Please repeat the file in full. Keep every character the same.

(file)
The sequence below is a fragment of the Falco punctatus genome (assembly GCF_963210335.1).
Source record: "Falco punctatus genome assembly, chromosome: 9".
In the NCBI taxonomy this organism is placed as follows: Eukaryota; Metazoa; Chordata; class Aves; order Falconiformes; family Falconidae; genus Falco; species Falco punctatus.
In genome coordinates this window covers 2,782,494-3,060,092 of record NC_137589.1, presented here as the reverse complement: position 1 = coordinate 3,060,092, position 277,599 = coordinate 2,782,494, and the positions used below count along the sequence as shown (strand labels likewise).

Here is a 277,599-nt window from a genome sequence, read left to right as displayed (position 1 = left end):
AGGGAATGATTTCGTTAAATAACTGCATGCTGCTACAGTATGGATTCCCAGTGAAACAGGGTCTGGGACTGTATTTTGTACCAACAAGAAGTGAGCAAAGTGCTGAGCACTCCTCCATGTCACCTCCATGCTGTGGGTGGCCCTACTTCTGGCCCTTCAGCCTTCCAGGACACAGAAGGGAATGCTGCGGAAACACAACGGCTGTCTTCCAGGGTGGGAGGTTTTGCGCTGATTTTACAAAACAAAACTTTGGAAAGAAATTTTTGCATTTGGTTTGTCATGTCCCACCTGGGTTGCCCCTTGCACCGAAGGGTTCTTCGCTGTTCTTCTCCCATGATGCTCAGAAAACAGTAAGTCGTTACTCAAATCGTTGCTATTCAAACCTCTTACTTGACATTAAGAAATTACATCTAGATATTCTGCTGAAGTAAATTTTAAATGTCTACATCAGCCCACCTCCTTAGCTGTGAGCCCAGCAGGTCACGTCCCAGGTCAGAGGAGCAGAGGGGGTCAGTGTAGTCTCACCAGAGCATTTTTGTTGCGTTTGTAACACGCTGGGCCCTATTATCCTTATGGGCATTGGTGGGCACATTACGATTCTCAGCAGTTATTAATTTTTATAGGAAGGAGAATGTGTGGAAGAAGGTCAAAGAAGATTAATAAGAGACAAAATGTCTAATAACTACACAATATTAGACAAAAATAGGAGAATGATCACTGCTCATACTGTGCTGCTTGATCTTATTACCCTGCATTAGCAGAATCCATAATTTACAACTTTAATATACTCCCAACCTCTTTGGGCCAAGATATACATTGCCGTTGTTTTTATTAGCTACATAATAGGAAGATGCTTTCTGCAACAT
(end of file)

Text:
The sequence below is a fragment of the Falco punctatus genome (assembly GCF_963210335.1).
Source record: "Falco punctatus genome assembly, chromosome: 9".
In the NCBI taxonomy this organism is placed as follows: Eukaryota; Metazoa; Chordata; class Aves; order Falconiformes; family Falconidae; genus Falco; species Falco punctatus.
In genome coordinates this window covers 2,782,494-3,060,092 of record NC_137589.1, presented here as the reverse complement: position 1 = coordinate 3,060,092, position 277,599 = coordinate 2,782,494, and the positions used below count along the sequence as shown (strand labels likewise).

Here is a 277,599-nt window from a genome sequence, read left to right as displayed (position 1 = left end):
AGGGAATGATTTCGTTAAATAACTGCATGCTGCTACAGTATGGATTCCCAGTGAAACAGGGTCTGGGACTGTATTTTGTACCAACAAGAAGTGAGCAAAGTGCTGAGCACTCCTCCATGTCACCTCCATGCTGTGGGTGGCCCTACTTCTGGCCCTTCAGCCTTCCAGGACACAGAAGGGAATGCTGCGGAAACACAACGGCTGTCTTCCAGGGTGGGAGGTTTTGCGCTGATTTTACAAAACAAAACTTTGGAAAGAAATTTTTGCATTTGGTTTGTCATGTCCCACCTGGGTTGCCCCTTGCACCGAAGGGTTCTTCGCTGTTCTTCTCCCATGATGCTCAGAAAACAGTAAGTCGTTACTCAAATCGTTGCTATTCAAACCTCTTACTTGACATTAAGAAATTACATCTAGATATTCTGCTGAAGTAAATTTTAAATGTCTACATCAGCCCACCTCCTTAGCTGTGAGCCCAGCAGGTCACGTCCCAGGTCAGAGGAGCAGAGGGGGTCAGTGTAGTCTCACCAGAGCATTTTTGTTGCGTTTGTAACACGCTGGGCCCTATTATCCTTATGGGCATTGGTGGGCACATTACGATTCTCAGCAGTTATTAATTTTTATAGGAAGGAGAATGTGTGGAAGAAGGTCAAAGAAGATTAATAAGAGACAAAATGTCTAATAACTACACAATATTAGACAAAAATAGGAGAATGATCACTGCTCATACTGTGCTGCTTGATCTTATTACCCTGCATTAGCAGAATCCATAATTTACAACTTTAATATACTCCCAACCTCTTTGGGCCAAGATATACATTGCCGTTGTTTTTATTAGCTACATAATAGGAAGATGCTTTCTGCAACAT